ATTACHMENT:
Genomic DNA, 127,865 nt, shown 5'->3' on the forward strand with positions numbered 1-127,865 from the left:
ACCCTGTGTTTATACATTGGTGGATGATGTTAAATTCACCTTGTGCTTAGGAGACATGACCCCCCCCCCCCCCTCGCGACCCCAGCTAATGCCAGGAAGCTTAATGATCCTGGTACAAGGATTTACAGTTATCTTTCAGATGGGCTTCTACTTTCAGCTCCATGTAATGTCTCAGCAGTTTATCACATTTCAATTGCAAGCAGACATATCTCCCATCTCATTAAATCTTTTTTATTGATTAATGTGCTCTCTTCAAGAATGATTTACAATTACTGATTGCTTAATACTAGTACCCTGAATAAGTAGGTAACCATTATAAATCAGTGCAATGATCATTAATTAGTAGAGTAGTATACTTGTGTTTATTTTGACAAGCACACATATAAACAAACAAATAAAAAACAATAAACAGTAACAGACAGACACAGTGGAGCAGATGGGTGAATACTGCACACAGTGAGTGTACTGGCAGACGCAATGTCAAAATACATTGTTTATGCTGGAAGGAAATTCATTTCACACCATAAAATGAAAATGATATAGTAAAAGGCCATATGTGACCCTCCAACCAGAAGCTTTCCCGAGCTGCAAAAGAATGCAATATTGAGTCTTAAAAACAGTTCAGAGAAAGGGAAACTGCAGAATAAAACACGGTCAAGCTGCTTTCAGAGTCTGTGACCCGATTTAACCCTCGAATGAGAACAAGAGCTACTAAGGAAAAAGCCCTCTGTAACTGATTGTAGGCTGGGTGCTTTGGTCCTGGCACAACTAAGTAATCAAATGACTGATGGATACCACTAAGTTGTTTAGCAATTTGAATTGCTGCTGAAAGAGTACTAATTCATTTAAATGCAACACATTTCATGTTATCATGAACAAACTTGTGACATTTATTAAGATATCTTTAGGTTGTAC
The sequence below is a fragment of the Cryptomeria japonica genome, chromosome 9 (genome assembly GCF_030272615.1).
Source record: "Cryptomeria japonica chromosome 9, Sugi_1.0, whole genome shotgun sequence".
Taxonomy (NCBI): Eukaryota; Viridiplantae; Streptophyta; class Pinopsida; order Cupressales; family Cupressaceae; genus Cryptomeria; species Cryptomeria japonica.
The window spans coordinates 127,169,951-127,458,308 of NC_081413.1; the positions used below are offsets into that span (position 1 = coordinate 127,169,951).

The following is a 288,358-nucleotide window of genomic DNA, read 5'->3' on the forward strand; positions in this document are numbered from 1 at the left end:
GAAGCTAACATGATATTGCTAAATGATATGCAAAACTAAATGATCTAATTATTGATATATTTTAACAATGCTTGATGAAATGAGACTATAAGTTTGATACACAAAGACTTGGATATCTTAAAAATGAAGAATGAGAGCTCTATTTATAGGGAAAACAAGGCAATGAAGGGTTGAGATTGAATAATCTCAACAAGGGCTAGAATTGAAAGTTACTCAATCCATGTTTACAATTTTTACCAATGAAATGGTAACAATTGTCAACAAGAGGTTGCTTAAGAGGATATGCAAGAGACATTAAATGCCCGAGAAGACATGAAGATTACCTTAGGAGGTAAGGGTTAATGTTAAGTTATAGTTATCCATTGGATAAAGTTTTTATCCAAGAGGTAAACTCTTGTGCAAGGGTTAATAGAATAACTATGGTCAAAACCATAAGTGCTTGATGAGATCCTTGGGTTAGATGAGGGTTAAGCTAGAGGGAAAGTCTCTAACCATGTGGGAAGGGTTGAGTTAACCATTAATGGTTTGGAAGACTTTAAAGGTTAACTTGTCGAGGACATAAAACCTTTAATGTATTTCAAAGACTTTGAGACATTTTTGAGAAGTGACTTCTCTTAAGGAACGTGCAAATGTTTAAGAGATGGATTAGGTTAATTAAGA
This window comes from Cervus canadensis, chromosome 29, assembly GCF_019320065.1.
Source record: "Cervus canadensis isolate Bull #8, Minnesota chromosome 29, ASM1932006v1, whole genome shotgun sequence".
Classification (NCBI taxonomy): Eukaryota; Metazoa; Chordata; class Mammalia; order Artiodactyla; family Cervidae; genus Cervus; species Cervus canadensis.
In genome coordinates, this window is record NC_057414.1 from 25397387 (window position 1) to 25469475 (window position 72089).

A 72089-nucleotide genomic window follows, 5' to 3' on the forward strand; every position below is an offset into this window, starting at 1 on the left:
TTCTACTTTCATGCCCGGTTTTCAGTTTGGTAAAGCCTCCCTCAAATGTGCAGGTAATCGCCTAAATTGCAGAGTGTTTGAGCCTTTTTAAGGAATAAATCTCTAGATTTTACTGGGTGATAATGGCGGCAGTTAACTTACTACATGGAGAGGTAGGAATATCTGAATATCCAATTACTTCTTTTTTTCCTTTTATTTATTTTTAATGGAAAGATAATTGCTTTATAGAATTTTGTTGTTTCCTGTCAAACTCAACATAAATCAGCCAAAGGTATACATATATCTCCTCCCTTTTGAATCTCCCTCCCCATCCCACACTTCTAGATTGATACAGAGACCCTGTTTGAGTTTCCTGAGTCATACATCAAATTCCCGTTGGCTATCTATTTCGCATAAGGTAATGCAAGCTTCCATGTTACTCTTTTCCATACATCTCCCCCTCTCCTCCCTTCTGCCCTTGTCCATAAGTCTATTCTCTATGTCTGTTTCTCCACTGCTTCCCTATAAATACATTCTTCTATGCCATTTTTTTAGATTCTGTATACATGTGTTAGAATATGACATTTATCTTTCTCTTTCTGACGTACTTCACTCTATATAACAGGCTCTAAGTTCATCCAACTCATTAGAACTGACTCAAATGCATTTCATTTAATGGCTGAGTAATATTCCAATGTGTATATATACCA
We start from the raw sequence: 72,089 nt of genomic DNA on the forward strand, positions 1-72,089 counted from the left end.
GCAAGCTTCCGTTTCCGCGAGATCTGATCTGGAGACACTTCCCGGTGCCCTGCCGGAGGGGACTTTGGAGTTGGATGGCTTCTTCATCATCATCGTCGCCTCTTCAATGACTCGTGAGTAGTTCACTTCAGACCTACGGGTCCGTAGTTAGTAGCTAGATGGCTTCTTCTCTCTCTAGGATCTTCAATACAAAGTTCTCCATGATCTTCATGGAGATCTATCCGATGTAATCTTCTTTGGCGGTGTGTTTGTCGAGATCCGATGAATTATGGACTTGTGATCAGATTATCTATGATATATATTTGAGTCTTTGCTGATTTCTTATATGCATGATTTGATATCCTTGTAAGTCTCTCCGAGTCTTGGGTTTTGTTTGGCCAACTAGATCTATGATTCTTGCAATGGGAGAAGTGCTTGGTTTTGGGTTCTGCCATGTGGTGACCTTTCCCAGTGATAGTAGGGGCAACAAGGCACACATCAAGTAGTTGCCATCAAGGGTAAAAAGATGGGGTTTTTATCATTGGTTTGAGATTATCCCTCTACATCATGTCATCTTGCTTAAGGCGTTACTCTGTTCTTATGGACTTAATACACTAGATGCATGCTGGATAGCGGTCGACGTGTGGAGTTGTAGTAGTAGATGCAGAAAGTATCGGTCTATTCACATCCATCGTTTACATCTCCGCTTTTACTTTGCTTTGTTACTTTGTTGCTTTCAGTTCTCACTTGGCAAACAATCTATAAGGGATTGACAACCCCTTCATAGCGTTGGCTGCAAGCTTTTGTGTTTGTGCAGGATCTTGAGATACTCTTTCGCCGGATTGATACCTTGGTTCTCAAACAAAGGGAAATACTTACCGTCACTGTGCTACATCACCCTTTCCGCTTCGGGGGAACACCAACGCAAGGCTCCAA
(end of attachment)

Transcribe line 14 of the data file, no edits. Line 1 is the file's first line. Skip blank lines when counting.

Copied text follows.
TTCTACTTTCATGCCCGGTTTTCAGTTTGGTAAAGCCTCCCTCAAATGTGCAGGTAATCGCCTAAATTGCAGAGTGTTTGAGCCTTTTTAAGGAATAAATCTCTAGATTTTACTGGGTGATAATGGCGGCAGTTAACTTACTACATGGAGAGGTAGGAATATCTGAATATCCAATTACTTCTTTTTTTCCTTTTATTTATTTTTAATGGAAAGATAATTGCTTTATAGAATTTTGTTGTTTCCTGTCAAACTCAACATAAATCAGCCAAAGGTATACATATATCTCCTCCCTTTTGAATCTCCCTCCCCATCCCACACTTCTAGATTGATACAGAGACCCTGTTTGAGTTTCCTGAGTCATACATCAAATTCCCGTTGGCTATCTATTTCGCATAAGGTAATGCAAGCTTCCATGTTACTCTTTTCCATACATCTCCCCCTCTCCTCCCTTCTGCCCTTGTCCATAAGTCTATTCTCTATGTCTGTTTCTCCACTGCTTCCCTATAAATACATTCTTCTATGCCATTTTTTTAGATTCTGTATACATGTGTTAGAATATGACATTTATCTTTCTCTTTCTGACGTACTTCACTCTATATAACAGGCTCTAAGTTCATCCAACTCATTAGAACTGACTCAAATGCATTTCATTTAATGGCTGAGTAATATTCCAATGTGTATATATACCA